My life is better because of her time in it. She taught me to be a better person. She taught me to enjoy my garden and the outdoors in a way I never had before. She made every day special because to her every day with me was special. We shared life.
I miss her. I always will. We still have other dogs and will have more in the future. But there is only one Shaca Latte. The experience of deep and total love, from her to me and me to her, can never be forgotten.
Thank you, Shaca. May you chase squirrels forever as you protect your garden and watch over me.

Shaca Latte, 2002-2010
Rest in Peace

Monday, November 22, 2010

Birds of a Feather Hungrily Flock Together

Birds and gardening go together like rednecks and NASCAR (no disrespect intended). The activity of one brings out thousands of the other. To me that's a good thing. I'm a great lover of wildlife as part of the landscape and do what I can to encourage it, especially birds. Recently my gardens were designated a "Certified Wildlife Habitat" by the National Wildlife Federation. Now, even more than before, I make a point to recognize what is happening in my yard as it pertains to wildlife.


Imagine my surprise and delight when on a chilly weekend morning I observed dozens of birds grazing through my garden simultaneously. I recognized four of the types right away. The dark-headed Steller's Jays were swooping into the crowd and out again before they picked momentary fights with each other. The Black-billed Magpies fed on the fringes and would glide majestically from one border to the other over the heads of the lesser birds. A solitary Northern Flicker woodpecker was poking his long beak into the soil as though it was the side of a tall pine. A pair of Mourning Doves bobbed in the grass walking side by side.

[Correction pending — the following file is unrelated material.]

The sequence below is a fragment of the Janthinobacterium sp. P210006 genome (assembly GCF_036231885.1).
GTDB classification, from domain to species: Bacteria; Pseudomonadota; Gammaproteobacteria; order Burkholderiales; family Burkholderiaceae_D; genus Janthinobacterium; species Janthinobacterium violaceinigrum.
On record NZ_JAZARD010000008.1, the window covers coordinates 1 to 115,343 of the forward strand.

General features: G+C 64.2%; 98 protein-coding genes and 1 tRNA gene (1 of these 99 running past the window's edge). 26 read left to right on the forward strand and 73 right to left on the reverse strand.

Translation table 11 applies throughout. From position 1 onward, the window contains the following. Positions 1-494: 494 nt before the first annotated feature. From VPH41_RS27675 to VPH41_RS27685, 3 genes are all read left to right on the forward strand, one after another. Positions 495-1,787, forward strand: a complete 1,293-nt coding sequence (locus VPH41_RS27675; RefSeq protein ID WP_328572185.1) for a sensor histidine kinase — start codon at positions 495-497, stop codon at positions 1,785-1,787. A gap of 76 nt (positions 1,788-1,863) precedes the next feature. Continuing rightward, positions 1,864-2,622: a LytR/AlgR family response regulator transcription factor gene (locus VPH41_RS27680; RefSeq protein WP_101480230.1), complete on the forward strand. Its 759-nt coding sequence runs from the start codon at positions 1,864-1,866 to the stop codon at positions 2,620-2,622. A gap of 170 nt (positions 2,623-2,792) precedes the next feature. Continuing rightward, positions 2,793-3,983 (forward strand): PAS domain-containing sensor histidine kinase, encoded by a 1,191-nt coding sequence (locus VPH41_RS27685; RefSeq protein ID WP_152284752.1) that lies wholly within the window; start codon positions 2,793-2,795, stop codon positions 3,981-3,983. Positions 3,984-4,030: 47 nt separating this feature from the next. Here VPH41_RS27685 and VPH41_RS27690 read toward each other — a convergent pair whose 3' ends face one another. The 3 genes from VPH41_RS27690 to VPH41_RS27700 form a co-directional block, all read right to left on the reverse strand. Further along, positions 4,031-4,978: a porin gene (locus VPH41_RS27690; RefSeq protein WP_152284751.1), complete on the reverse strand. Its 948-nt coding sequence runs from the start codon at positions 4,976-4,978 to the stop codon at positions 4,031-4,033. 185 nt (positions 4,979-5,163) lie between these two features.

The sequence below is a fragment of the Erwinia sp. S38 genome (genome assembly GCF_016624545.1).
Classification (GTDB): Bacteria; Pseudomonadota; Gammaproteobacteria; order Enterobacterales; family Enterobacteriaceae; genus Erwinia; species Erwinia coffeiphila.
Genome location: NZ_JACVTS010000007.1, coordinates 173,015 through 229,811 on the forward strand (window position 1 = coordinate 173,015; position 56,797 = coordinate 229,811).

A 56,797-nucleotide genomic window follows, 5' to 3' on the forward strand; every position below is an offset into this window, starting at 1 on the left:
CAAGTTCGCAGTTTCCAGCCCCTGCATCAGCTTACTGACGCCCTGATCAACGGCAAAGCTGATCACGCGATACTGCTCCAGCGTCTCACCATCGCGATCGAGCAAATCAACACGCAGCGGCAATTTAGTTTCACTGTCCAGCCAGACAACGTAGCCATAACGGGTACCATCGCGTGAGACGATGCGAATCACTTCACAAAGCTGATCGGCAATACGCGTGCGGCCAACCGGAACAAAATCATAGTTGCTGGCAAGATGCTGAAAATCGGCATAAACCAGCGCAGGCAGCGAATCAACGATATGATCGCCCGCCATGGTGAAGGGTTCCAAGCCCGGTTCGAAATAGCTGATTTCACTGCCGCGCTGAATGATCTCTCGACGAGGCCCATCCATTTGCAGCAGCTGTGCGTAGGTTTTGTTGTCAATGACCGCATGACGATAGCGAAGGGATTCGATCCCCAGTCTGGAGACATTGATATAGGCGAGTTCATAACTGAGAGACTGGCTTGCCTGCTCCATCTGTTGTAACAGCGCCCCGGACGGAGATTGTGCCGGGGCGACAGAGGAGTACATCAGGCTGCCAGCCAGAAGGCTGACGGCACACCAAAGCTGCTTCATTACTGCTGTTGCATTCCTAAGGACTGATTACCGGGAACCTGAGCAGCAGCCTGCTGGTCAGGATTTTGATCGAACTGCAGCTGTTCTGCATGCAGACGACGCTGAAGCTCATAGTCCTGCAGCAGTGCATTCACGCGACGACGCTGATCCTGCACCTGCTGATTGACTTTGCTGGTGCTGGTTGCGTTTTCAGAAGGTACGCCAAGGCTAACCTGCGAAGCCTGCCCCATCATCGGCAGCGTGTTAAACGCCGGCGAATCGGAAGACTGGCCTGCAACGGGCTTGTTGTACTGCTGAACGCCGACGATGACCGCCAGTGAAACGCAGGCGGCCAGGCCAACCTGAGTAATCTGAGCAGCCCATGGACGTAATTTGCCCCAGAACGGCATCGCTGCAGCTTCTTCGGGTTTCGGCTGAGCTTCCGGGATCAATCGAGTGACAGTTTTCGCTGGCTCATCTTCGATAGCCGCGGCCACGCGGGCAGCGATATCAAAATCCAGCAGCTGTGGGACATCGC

Initially I wasn't able to identify the birds that populated the majority of the flock. After an online search it appears that they were European Starlings. They waddled in a large group combing through the grass and twigs seeking out seeds. Their chunky bodies and short tails looked out of place among the more graceful blue and gray birds.

All of these birds and many others have fed on my seeds, berries, and insects before, but this was the first time I noticed so many different types feeding at the same time in the same place. They focused their attention beneath the forest of dried sunflowers, but spread out over the entire space of my vegetable garden. Apparently there are still many seeds sprinkled on the ground and they fed at the smorgasbord with no regard to the color of their neighbor. That by itself is a wonderful moral of the story.

My attention, however, was on the fact that at the end of November my garden is still providing sustenance for wildlife. I haven't hacked away any of my seed-bearing flowers or weeds. Some of the withered vegetables are still lying in the raised beds or on the paths between. There's little doubt that recent warm weather has allowed insects to remain active on the soil surface. All of this gives ample culinary opportunities to varieties of birds.